A year ago, if anyone asked me if it was possible to teach pupils how to play the violin online, I would have laughed them off. However, COVID-19 changed my perspective completely.
Of course, teaching someone from scratch is challenging because I can’t physically show them the correct way to hold the instrument but I found that all of my other pupils have been improving at better than normal rates. And here’s why:
- We have more time to spend on instrumental learning during a 30 minute online lesson than during a normal 30 minute lesson. You see, under normal circumstances students would spend at least 5 minutes of the lesson unpacking and packing up. Now, they get to unpack beforehand and pack up after the lesson ended, without stealing another pupil’s time.
- Students are less distracted during their lessons. They are in the comfort of their own homes, so they aren’t constantly looking around and trying to take in a new environment. This helps to keep high intensity levels throughout the lesson.
- With scheduled video feedback throughout the week, I can monitor students’ progress closely and correct any mistakes they might make. Not only does this motivate students to keep on practicing, it also forces them to focus on the quality of sound they produce. Let’s face it, when you record yourself, you want to be at your best!
My personal experience taught me that online music tuition is not only possible, but also acceptable to pupils and parents. I lost less than 10% of my pupils after moving online. Both teachers and parents save money on traveling, making music lessons more affordable. It also creates new opportunities. It makes music lessons accessible to pupils in rural areas, and also makes lessons in scarce instruments more accessible. Now a pupil in Springbok could receive oboe lessons from Johannesburg.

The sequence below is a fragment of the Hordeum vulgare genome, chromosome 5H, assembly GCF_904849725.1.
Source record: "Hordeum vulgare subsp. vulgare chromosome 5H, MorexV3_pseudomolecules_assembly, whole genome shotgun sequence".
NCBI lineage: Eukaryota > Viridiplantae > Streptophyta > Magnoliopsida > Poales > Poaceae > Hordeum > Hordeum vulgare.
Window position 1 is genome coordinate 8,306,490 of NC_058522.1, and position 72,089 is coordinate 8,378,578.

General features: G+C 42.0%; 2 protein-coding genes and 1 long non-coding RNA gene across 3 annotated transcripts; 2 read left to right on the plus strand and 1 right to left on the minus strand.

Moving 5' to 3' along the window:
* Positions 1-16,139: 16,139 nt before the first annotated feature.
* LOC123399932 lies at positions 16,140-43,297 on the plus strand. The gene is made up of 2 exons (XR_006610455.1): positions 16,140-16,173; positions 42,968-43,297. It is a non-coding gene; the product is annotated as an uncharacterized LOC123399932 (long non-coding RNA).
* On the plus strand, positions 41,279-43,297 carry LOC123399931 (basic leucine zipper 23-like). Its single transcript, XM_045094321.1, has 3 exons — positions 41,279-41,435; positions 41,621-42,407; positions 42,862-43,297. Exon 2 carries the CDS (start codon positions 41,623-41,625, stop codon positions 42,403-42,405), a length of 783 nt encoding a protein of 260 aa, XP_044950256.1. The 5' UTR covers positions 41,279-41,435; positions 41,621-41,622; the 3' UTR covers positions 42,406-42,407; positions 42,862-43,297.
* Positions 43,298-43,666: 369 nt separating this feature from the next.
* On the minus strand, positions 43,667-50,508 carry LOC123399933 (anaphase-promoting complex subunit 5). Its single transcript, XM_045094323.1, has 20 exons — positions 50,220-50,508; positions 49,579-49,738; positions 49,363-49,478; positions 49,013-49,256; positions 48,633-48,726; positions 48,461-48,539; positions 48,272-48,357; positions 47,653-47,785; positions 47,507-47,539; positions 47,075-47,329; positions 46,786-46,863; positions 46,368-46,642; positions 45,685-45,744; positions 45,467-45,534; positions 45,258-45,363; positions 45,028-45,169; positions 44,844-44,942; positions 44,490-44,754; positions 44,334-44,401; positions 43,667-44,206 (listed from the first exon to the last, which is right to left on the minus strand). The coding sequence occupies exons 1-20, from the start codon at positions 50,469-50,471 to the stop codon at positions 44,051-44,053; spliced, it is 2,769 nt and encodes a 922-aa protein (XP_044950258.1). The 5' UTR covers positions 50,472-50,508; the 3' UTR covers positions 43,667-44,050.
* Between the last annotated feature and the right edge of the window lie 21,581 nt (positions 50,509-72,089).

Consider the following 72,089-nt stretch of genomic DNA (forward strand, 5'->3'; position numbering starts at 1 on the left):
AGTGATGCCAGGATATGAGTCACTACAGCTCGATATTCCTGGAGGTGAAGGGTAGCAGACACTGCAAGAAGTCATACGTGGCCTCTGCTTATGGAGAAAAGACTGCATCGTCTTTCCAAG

Many music teachers have lost a source of income after the start of lockdown, because they did not think that online music lessons were possible. To help these music teachers, I am now offering an online training session to empower music teachers to make the move to online.
The training sessions will cover the following:
- What conferencing platforms work best for music?
- How to use the conferencing features?
- What equipment must the teacher and the pupil have?
- How is online teaching is different from physical teaching?
- What about pupils with bad internet connections?
- What about loud instrument (e.g. brass instruments)?
- How do you advertise on tutor platforms?
Click here to book a 40 minutes online training session for R250.
Cornelia Marais (online violin teacher)
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